(Reuters) - Amazon.com Inc shareholders overwhelmingly rejected a proposal that the company stop selling facial recognition technology to government agencies, while a resolution to audit the service drew more support, a regulatory filing on Friday showed.
Some 2.4% of votes were in favor of the ban. A second proposal that called for a study of the extent to which Amazon’s “Rekognition” service harmed civil rights and privacy garnered 27.5% support.
Amazon’s sale of the technology to law enforcement in Oregon and Florida has put the company at the center of a growing U.S. debate over facial recognition, with critics warning of false matches and arrests and proponents arguing it keeps the public safe.
Amazon has defended its work and said all users must follow the law.
These and other Amazon resolutions by shareholders faced an uphill battle to winning majority support, with Amazon’s board recommending against them and founder and Chief Executive Jeff Bezos controlling 16% of the stock and voting rights.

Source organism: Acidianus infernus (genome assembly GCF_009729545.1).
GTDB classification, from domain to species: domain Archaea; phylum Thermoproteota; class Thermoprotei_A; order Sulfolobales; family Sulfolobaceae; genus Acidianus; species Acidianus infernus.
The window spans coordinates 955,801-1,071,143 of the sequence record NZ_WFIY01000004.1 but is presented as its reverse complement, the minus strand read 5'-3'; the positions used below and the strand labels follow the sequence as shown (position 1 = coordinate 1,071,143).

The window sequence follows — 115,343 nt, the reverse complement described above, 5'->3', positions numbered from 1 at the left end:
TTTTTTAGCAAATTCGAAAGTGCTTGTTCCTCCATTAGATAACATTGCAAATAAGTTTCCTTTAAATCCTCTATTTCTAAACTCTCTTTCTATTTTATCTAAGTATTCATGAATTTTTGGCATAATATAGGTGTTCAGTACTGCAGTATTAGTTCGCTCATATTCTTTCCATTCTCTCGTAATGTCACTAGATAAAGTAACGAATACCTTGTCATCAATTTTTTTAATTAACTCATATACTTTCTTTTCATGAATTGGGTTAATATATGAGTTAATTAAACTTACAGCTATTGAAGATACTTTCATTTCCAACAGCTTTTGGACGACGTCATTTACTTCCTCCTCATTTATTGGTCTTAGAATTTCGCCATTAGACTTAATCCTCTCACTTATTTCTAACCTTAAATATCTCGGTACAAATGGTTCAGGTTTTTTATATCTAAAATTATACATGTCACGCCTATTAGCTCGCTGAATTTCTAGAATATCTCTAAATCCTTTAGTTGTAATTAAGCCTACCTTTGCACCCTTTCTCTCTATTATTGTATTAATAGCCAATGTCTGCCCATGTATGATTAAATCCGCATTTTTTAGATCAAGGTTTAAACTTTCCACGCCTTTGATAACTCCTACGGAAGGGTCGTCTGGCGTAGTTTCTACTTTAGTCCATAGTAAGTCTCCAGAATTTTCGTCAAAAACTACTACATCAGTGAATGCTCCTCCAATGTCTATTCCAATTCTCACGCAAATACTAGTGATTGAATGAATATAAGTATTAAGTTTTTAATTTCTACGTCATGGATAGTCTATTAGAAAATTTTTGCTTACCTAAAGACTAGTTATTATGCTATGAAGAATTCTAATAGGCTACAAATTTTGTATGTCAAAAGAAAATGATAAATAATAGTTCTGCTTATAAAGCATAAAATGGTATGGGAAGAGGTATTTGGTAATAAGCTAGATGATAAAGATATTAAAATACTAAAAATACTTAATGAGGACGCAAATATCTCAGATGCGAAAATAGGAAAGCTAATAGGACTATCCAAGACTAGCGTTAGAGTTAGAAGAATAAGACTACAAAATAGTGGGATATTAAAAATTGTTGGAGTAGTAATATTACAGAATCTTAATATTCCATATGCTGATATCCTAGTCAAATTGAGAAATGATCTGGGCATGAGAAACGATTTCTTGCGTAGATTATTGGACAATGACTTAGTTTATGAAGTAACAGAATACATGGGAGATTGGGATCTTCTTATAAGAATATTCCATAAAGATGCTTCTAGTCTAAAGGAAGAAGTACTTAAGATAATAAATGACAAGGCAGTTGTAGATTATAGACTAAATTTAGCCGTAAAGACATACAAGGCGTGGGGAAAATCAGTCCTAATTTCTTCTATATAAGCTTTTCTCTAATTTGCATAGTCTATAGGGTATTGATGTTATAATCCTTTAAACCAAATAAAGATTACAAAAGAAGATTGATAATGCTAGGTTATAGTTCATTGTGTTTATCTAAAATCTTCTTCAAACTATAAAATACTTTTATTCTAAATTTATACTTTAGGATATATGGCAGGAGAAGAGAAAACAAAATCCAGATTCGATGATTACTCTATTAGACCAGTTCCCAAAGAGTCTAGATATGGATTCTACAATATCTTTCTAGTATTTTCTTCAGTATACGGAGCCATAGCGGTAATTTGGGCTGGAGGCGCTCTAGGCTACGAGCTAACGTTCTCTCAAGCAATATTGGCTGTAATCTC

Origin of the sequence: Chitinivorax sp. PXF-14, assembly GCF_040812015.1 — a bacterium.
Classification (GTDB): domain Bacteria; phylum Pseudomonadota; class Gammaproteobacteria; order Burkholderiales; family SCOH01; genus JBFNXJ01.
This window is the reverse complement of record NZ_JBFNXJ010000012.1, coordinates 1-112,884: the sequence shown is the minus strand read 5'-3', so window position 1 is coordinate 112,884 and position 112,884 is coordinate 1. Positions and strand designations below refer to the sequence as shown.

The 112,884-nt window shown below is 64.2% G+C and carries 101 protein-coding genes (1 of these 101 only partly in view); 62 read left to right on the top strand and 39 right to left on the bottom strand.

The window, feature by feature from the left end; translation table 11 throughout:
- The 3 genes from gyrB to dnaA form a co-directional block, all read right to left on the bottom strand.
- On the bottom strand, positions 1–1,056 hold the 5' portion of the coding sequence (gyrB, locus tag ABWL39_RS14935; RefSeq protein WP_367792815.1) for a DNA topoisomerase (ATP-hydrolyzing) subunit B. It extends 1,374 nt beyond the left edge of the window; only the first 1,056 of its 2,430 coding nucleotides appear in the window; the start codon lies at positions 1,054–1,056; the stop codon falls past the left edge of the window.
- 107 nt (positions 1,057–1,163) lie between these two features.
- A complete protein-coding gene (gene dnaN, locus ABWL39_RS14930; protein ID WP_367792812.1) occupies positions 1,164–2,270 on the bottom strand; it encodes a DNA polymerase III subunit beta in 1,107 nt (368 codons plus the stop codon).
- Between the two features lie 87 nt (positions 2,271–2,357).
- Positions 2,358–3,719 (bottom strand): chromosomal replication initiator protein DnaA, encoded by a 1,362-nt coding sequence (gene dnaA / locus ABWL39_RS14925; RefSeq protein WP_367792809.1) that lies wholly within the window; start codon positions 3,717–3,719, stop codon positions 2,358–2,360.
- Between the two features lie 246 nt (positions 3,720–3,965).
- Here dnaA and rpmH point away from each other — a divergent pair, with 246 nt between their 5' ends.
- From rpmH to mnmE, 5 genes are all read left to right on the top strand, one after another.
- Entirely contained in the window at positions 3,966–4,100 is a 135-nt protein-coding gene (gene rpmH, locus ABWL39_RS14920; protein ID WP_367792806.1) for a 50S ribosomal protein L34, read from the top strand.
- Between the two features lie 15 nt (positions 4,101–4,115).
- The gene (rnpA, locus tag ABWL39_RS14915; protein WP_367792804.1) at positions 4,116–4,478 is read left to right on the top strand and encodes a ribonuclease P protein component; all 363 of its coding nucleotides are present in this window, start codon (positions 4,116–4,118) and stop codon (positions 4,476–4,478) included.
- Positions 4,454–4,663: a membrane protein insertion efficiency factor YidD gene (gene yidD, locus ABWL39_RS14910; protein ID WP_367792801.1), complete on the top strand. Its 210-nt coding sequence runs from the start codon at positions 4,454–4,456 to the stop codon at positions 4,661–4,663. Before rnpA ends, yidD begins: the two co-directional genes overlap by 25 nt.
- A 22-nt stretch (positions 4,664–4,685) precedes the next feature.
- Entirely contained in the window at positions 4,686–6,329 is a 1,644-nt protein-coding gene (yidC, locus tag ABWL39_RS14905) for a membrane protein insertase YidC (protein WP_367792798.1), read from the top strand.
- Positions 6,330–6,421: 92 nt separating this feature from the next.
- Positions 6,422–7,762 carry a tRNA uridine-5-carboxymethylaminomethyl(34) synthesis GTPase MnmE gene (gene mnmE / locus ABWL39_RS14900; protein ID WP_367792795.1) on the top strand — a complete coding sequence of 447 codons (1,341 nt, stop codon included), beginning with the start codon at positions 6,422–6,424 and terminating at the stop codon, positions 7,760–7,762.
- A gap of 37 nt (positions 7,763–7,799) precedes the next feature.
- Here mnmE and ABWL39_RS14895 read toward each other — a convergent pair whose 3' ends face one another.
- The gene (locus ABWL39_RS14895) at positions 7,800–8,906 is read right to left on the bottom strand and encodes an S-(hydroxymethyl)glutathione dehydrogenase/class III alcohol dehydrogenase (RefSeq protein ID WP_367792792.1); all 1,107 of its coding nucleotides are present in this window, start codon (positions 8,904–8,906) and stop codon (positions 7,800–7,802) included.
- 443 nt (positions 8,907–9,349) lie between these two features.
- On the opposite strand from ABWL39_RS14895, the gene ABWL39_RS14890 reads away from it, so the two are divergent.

Calculation of support was based on the total votes for, against and abstaining. The tallies excluded broker non-votes.
Law enforcement in the United States have used facial recognition for years, and vendors of the technology have abounded, including France’s Idemia, Japan’s NEC Corp and newer entrants like Israel’s AnyVision and Microsoft Corp, which has called for regulation in recent months.
Now, members of the U.S. Congress are looking into the rights impact of the technology. Amazon’s marketing of facial recognition has resulted in intense scrutiny, and researchers have said its technology struggled to identify the gender of individuals with darker skin, prompting fears of unjust arrests.
Among other issues shareholders considered before Amazon’s annual meeting on Wednesday was a request to make it easier for investors to call a special meeting, which garnered 35.3% of votes.
A proposal that the company report how it plans to deal with climate change received 29.8% of votes. Nearly 7,700 employees had signed a letter of support of the climate resolution, in a sign of rising worker activism at Amazon.
Reporting by Jeffrey Dastin in San Francisco; Editing by Peter Henderson and Leslie Adler